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Sunwielder Kindle Edition
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|Length: 418 pages||Word Wise: Enabled||Enhanced Typesetting: Enabled|
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Just as in the very exciting THE MELDING OF AERIS the author continues her ability to create fantasy in the most credible fashion. While some writers in this realm push the reader to such a distance with bizarre names, magic, mythical beasts, and impossible kingdoms, Peach instead makes her characters life like, and in doing so she is able to manipulate her story into a string of sensitive metaphors that apply to the fragility as well as the indomitability and the indomitability of humanity. More important, it seems to this reader, Peach is concerned with the betterment of humanity than she is in comic book tales. Not that she is unable to transport us to strange make believe lands and there find epic type concepts and ideas that hold the mystery of fine fantasy writing: she instead makes her stories reach out for communication to the reader as well as entertainment of a story well told. That is a gift, and it becomes more obvious one of Peach's strengths with the more novels we read.
Briefly THE SUNWIELDER is about a mystical medallion - a sunwield that has the power to alter life journeys, in this case that of Gryff Worden, our hero character whose beloved family is destroyed, and wandering the world in grief he encounters a old foreign life seer who places the sunwield on his massive chest and alters his perception of his life of the past and his hope for a future, allowing him to make viable choices for not only surviving war, death loss, grief...and love. There are so many fascinating characters who serve as the supporting cast for this drama, each once beautifully painted and nary a one is extraneous to the story. As this reviewer said before, after reading her first novel, D. Wallace Peach has found a region of fantasy that is molded by her concerns for the betterment of humanity. Her love for her mission is palpable. Grady Harp, April 14
Set in a medieval/fuedal like world with constant strife between different kingdoms, especially the Sol'karans and the Aldykarans, the book starts off on an interesting note. Gryff, raised by his aunt and uncle, is a young farmer and horse breeder content with a simple life. An ordinary day in the company of his family and friends ends up on a gruesome note. The dying farmer, who witnesses the brutal slaughtering of his loved ones, is rescued by an old woman; a timekeeper from a foreign land, Edriis.
An old legend about ancient gods and their strange ways becomes a reality as he reluctantly accepts the Sunweilder - a medallion with which someone will forge new paths for him and his loved ones, based on his choices.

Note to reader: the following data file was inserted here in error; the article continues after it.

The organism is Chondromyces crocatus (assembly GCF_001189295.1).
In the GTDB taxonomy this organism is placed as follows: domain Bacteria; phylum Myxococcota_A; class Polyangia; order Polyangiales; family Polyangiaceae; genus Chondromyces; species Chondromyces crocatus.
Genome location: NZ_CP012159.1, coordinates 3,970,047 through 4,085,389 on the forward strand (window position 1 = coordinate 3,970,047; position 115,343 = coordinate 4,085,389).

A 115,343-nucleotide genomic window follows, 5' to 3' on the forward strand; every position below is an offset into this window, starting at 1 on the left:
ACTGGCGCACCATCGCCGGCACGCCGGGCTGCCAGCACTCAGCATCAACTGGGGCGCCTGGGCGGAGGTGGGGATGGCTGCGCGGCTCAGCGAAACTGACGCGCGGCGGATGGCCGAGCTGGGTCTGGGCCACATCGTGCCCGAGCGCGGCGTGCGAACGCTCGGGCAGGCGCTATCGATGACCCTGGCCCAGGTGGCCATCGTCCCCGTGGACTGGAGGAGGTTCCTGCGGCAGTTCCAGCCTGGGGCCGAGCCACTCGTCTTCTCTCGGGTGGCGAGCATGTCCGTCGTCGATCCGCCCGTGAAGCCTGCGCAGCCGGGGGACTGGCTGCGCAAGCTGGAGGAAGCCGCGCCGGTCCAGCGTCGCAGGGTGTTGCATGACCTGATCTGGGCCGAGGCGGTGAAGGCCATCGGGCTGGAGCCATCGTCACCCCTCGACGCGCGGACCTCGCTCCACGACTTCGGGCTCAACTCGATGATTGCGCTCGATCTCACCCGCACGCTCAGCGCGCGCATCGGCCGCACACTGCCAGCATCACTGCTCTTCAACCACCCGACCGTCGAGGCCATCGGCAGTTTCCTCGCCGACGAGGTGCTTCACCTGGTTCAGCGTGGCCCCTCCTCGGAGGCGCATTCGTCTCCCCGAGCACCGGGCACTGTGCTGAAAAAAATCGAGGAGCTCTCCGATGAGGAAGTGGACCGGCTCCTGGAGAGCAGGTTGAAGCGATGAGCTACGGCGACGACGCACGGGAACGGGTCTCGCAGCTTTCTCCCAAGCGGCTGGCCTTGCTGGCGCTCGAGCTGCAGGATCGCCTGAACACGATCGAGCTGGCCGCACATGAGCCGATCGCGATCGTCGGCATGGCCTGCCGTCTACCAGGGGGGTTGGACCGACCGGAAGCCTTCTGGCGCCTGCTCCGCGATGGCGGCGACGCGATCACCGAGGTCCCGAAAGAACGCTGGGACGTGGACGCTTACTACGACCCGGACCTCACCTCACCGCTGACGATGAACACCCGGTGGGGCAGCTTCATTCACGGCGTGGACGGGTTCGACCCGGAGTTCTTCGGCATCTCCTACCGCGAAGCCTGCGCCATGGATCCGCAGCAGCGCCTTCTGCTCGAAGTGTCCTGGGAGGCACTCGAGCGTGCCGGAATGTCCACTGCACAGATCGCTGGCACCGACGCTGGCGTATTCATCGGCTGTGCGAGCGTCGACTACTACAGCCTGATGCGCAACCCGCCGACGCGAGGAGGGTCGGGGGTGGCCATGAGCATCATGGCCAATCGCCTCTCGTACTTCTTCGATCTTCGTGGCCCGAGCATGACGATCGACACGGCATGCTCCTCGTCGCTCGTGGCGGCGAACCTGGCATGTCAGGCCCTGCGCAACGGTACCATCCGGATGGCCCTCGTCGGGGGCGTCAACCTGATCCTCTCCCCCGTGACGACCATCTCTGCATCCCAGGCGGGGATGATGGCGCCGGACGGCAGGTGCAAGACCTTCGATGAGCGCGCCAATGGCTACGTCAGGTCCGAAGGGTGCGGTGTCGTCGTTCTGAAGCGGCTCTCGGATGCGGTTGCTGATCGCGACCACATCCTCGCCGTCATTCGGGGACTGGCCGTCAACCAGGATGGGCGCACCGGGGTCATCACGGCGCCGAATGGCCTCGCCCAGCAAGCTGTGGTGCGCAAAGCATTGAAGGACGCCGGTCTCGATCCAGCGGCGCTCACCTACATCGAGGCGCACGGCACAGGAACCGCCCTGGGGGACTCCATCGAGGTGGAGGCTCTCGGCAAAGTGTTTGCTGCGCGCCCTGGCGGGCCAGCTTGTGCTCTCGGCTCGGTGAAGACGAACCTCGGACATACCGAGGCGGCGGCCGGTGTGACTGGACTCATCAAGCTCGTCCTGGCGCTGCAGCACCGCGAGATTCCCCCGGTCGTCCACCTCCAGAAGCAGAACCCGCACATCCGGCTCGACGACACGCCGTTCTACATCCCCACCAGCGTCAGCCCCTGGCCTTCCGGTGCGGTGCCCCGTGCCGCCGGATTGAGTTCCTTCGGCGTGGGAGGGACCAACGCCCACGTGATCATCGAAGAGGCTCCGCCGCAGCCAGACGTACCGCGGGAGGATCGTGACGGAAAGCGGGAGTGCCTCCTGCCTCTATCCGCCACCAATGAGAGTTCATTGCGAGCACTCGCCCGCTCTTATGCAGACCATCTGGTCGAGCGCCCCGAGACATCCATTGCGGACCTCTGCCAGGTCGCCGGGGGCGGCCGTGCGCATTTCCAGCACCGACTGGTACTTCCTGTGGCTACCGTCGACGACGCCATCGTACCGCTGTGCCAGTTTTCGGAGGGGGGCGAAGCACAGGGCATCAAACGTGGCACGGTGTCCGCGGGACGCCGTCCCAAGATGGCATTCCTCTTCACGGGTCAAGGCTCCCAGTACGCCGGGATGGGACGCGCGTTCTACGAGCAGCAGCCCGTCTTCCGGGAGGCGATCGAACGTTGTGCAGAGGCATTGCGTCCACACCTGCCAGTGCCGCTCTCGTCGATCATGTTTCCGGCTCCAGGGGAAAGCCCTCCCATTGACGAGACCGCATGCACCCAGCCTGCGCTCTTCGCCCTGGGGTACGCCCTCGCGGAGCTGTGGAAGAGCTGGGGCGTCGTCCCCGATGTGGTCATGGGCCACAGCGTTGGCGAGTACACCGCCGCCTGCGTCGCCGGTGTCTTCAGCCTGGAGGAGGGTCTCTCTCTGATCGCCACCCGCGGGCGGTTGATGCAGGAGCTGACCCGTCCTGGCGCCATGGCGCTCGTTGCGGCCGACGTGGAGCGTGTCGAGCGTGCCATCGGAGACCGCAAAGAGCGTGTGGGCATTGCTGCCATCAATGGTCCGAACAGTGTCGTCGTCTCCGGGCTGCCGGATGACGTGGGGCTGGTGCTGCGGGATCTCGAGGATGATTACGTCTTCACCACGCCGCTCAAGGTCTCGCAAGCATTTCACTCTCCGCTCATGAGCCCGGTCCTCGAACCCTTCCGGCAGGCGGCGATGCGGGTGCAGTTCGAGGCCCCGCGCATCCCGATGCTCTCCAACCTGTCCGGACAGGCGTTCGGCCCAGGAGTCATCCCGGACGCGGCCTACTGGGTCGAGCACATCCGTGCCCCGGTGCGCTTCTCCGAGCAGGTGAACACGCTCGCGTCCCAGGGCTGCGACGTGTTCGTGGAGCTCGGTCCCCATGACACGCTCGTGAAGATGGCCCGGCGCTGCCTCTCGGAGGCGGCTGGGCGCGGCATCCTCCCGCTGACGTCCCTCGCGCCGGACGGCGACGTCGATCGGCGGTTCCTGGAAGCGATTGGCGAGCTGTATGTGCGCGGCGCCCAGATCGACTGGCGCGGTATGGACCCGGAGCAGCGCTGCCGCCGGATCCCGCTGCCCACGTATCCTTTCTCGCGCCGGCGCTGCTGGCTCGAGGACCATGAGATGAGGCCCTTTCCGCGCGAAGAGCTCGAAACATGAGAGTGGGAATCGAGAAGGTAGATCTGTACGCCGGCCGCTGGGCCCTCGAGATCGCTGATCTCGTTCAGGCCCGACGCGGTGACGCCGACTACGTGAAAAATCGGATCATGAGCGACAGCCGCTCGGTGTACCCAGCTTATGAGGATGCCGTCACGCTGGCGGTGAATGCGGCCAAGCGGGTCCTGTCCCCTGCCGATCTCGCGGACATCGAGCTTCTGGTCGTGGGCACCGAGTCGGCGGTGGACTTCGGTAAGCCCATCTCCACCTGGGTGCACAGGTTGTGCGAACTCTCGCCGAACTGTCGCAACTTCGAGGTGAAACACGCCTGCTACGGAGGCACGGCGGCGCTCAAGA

The badge and its 25 sunrays leads him on to new journeys with each vanishing ray representing a newer future created on an altered past expereince.
Can Gryff truly change his past, wipe out tragic moments and start from stratch each time? Where does this journey lead him? What lies for him and his people at the final destination?
The book takes us along this long adventure of our protaganist. The writing is in depth and the striking fantasy world is built with care. The narration has a smooth flow ot it and the various scenes and dialogues are well written.
Why a 3.5 rating? The story suffers from a repetition of past events in the form of Gyff's visions. His constant skirmishes with death get disconcerting after a while.
If you can ovelook these, you'll enjoy the book.
Between the medieval setting, the detailed descriptions of both setting and characters, and the chance to watch someone relive all of their “what if” moments; Sunwielder was the perfect way for me to escape at the end of a long day. I can’t wait to see what else D. Wallace Peach comes up with.
D. Wallace Peach examines the human soul, its many faults and flaws and struggles as it lives the life dished out to it. She offers in this fantasy one society living by the motto - no future - no past - only the present. Live in the moment but do no harm, which means - no worries, no regrets, just the glorious moment of now. Something to think about. This book is written in an exquisite language and very different from the other two books, "The Bone Wall" and "The Melding of Aeris", which I've read. She has the talent to come up with new interesting concepts that stick with you long after the story ends.
Most recent customer reviews
This book is beautifully written, I highly recommend reading it.Read more